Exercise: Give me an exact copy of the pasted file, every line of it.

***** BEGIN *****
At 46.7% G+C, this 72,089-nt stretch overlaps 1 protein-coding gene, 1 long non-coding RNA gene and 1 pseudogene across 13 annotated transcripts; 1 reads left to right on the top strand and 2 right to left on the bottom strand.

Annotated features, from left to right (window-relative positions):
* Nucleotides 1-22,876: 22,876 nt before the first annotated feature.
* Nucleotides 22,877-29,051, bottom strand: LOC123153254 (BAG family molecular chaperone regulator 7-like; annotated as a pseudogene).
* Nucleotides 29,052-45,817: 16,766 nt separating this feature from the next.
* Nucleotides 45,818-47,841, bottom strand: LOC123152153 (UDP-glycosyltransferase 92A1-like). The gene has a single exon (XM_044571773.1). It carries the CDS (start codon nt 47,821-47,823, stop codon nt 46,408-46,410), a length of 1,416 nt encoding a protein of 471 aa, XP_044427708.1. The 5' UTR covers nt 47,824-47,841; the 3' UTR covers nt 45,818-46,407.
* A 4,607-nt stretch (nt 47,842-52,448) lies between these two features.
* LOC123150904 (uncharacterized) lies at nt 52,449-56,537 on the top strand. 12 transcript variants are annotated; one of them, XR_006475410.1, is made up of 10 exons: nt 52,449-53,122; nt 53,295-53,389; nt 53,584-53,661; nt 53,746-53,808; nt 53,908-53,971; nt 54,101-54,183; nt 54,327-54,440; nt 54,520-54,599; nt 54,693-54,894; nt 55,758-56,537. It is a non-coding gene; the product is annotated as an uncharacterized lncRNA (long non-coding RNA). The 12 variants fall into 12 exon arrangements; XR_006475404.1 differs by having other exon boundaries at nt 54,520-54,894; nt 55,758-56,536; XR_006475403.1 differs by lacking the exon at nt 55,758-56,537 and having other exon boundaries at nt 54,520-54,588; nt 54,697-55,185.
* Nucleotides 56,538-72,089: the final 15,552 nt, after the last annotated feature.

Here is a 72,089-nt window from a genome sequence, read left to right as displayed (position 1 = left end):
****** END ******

At 46.7% G+C, this 72,089-nt stretch overlaps 1 protein-coding gene, 1 long non-coding RNA gene and 1 pseudogene across 13 annotated transcripts; 1 reads left to right on the top strand and 2 right to left on the bottom strand.

Annotated features, from left to right (window-relative positions):
* Nucleotides 1-22,876: 22,876 nt before the first annotated feature.
* Nucleotides 22,877-29,051, bottom strand: LOC123153254 (BAG family molecular chaperone regulator 7-like; annotated as a pseudogene).
* Nucleotides 29,052-45,817: 16,766 nt separating this feature from the next.
* Nucleotides 45,818-47,841, bottom strand: LOC123152153 (UDP-glycosyltransferase 92A1-like). The gene has a single exon (XM_044571773.1). It carries the CDS (start codon nt 47,821-47,823, stop codon nt 46,408-46,410), a length of 1,416 nt encoding a protein of 471 aa, XP_044427708.1. The 5' UTR covers nt 47,824-47,841; the 3' UTR covers nt 45,818-46,407.
* A 4,607-nt stretch (nt 47,842-52,448) lies between these two features.
* LOC123150904 (uncharacterized) lies at nt 52,449-56,537 on the top strand. 12 transcript variants are annotated; one of them, XR_006475410.1, is made up of 10 exons: nt 52,449-53,122; nt 53,295-53,389; nt 53,584-53,661; nt 53,746-53,808; nt 53,908-53,971; nt 54,101-54,183; nt 54,327-54,440; nt 54,520-54,599; nt 54,693-54,894; nt 55,758-56,537. It is a non-coding gene; the product is annotated as an uncharacterized lncRNA (long non-coding RNA). The 12 variants fall into 12 exon arrangements; XR_006475404.1 differs by having other exon boundaries at nt 54,520-54,894; nt 55,758-56,536; XR_006475403.1 differs by lacking the exon at nt 55,758-56,537 and having other exon boundaries at nt 54,520-54,588; nt 54,697-55,185.
* Nucleotides 56,538-72,089: the final 15,552 nt, after the last annotated feature.

Here is a 72,089-nt window from a genome sequence, read left to right as displayed (position 1 = left end):